So an early thing I learned to do was to pay attention to my spoken sentences, in the same way that I’m careful with the words I write. When a conjunction was ready to be uttered, I stopped. I put a period on the sentence instead. I started to use more dots. The dots, periods, require a breath. If I’m not waiting a full beat, taking a full breath in-and-out, then I’m not using my dots correctly. Used properly, they create the space that slows down the message. That gives Audrey a chance to keep up.

With the space created by all of those dots, I found the time to consider what I was expressing non-verbally. I could question whether my body language and facial expression fit the message I was intending with my words. I was surprised to discover how often what I said and how I looked were mismatched. I set to work to correct that. I’ve learned to use my eyebrows more.

When I ask a question, I shoot those eyebrows up as high as they’ll climb. I keep them there until there’s an answer. I might ask, “Mom, do you want to get some coffee?” Up go the eyebrows and I wait. I hold her eye contact. I maintain a hopeful smile. It’s a signal – I’ve asked a question that she should answer. She has plenty of time to think. Eventually she’ll reply, “Now?” My smile widens and I say, “Sure”. Down go the eyebrows and out goes my hand, to assist her rising from her chair. My Cheshire grin stays on bright.

Those eyebrows and that smile manage to convey lots of reassuring emotion: they have positions for concern, for curiosity, for wonder, for affection, for happiness. I use them purposefully now; I never thought much about them before.

As my style of speech (and non-speech) improved, the quality of our conversations improved too. They were longer. There was more give and take. Audrey initiated more of the topics we addressed. Soon, I began to notice that my mother was looking to me to help her understanding as she experienced the speech of others.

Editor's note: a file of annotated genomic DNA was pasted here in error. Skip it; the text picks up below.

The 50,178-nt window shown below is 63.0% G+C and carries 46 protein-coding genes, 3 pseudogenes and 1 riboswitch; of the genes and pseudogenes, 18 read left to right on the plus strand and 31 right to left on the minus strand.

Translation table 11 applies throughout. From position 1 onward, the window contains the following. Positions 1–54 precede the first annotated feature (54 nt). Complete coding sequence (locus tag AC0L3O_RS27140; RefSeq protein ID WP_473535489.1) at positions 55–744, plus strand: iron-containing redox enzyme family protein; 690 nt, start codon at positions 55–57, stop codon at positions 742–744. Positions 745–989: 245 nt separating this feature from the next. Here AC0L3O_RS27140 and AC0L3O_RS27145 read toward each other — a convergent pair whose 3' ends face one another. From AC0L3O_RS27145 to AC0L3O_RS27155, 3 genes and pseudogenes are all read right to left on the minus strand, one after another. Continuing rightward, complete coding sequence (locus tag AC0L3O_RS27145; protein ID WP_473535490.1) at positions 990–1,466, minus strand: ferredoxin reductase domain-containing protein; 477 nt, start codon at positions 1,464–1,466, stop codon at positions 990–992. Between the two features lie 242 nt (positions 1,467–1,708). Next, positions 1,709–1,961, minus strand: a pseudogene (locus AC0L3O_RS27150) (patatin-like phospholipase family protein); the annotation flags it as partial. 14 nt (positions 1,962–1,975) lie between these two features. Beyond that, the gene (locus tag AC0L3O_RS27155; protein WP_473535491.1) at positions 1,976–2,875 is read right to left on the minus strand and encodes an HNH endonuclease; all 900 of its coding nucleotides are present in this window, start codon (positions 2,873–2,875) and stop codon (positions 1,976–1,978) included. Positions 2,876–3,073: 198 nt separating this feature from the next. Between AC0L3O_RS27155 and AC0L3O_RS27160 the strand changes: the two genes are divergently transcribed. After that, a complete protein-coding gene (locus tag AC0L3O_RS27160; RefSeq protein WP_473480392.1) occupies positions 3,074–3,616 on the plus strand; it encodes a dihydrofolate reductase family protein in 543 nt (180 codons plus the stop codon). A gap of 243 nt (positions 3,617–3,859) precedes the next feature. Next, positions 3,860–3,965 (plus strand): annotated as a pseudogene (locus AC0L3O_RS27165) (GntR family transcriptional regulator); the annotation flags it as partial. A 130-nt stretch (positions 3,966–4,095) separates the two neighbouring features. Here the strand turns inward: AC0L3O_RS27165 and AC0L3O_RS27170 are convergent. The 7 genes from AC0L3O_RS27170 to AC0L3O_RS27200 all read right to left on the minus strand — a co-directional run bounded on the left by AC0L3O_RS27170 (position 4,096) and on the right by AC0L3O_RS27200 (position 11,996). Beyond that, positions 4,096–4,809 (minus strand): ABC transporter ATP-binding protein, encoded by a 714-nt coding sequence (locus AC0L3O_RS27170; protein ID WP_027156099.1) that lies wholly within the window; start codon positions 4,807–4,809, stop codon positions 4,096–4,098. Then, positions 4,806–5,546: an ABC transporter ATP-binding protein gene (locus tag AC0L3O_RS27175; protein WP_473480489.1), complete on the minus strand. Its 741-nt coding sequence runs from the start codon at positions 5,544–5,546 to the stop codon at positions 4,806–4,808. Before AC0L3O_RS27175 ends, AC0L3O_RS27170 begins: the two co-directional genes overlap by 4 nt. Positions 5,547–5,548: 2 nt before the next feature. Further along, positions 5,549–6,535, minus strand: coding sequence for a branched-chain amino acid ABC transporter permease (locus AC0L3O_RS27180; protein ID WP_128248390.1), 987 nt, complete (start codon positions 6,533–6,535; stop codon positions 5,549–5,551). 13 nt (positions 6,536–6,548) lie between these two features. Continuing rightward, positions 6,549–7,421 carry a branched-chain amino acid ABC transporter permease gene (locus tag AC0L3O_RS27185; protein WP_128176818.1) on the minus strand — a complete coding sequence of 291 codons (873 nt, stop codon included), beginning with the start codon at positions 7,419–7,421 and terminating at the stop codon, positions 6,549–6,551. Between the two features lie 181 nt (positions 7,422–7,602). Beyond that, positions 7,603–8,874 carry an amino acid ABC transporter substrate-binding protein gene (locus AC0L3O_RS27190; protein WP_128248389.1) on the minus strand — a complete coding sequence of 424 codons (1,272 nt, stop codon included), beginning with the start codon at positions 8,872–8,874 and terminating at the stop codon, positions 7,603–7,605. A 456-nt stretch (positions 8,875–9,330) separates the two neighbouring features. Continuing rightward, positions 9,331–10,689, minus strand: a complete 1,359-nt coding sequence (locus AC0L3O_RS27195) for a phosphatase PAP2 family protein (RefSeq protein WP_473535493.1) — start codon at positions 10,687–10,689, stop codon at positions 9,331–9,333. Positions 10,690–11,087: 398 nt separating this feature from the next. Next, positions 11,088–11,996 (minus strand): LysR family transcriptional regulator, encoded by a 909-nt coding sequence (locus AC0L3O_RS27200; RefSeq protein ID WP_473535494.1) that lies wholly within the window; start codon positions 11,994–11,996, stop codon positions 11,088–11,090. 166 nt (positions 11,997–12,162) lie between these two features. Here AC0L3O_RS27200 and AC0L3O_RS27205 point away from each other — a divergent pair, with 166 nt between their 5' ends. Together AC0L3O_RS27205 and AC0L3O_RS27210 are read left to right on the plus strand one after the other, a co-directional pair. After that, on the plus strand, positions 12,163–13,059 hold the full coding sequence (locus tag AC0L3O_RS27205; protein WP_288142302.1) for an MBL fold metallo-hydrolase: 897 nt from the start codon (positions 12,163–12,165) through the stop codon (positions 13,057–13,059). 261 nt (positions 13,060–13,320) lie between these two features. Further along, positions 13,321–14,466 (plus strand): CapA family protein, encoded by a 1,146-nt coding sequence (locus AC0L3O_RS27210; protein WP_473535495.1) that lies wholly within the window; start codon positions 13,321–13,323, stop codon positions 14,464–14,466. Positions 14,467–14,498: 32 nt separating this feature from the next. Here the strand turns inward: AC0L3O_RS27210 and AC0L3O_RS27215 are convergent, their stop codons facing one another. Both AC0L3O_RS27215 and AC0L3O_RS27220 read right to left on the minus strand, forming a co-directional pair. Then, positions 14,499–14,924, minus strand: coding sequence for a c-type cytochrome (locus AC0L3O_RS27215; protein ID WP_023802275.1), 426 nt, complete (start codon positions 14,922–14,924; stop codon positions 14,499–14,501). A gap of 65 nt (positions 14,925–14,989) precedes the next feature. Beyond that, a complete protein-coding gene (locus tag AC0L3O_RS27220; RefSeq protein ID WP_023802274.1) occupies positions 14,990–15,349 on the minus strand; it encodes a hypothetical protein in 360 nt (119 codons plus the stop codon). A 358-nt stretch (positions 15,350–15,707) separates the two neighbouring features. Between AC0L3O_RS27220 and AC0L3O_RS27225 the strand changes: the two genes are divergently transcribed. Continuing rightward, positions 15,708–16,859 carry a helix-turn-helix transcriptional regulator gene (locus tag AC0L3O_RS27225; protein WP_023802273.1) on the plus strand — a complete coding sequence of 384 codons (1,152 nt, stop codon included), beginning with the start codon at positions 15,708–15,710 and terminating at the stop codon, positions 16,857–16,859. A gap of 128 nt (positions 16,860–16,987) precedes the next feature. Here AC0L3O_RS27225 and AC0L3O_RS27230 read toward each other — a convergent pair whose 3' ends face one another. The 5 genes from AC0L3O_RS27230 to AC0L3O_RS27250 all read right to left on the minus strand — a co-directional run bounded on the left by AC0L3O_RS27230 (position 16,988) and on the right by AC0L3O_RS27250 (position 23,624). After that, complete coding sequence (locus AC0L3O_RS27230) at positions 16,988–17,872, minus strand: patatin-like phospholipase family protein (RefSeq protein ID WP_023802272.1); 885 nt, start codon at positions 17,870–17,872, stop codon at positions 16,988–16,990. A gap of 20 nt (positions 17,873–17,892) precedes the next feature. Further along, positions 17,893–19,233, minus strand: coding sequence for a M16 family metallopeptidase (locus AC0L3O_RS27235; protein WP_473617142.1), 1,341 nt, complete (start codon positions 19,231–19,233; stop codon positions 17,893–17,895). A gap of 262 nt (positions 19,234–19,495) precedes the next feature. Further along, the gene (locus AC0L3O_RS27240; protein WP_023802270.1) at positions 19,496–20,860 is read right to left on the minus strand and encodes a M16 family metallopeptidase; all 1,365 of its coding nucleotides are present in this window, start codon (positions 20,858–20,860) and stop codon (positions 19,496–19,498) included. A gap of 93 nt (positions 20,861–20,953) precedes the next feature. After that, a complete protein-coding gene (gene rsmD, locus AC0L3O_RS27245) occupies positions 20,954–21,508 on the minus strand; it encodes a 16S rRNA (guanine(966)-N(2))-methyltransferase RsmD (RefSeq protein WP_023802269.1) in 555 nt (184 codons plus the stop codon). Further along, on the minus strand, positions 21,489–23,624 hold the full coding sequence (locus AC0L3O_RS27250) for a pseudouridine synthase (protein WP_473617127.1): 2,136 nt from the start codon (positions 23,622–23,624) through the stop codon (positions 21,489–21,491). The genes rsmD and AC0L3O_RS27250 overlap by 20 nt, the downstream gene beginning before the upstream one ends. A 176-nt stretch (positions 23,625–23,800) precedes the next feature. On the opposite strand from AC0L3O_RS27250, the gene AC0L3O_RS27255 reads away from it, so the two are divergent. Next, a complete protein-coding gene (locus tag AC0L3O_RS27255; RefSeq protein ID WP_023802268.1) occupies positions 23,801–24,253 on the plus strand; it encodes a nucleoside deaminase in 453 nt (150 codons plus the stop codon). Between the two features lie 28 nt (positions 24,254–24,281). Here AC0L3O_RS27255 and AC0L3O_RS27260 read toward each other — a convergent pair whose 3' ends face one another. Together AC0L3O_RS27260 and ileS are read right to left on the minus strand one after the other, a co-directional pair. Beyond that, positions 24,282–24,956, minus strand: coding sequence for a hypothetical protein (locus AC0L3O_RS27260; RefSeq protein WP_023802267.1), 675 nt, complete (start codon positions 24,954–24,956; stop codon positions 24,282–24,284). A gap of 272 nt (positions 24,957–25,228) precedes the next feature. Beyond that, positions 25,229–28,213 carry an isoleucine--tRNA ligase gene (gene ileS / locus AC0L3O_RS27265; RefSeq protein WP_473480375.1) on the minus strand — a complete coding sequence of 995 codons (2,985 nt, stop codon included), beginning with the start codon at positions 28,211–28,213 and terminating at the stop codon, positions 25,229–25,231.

When confronted with something a third person said that didn’t make sense to her, she looked to me to interpret. I came to understand that my mother understood the words, but that the method by which they were delivered sometimes created insurmountable barriers to communication. So my next challenge in this regard was to figure out how to provide some translation services without fostering too much dependence too soon.

I’ve picked up a couple of techniques along the way.

Just like every other family caregiver, I’m entirely self-taught. And I sure don’t think I’ve got it all figured out. So I was hoping that, by writing this, some of the readers here would share their hard-worn knowledge in the comments.

Are you an Alzheimer’s translator? Do you have any techniques that have helped keep your loved one verbally connected?

**This is part one in a three part series by Pamela R. Kelley

Also see--
Translating Alzheimer's for Others
Translating in Alzheimer's World


Pamela R. Kelley is the full-time caregiver for her mother, after serving as her long-distance caregiver for more than four years. Before her caregiving role took primacy, Ms. Kelley directed an American Bar Association-approved paralegal education program at the University of Alaska Anchorage from within UAA's Justice Center. As she transitioned to full-time caregiving, she prepared a resource manual and presented lectures on long-distance caregiving to her UAA colleagues. Ms. Kelley lives, works and writes in Anchorage, Alaska.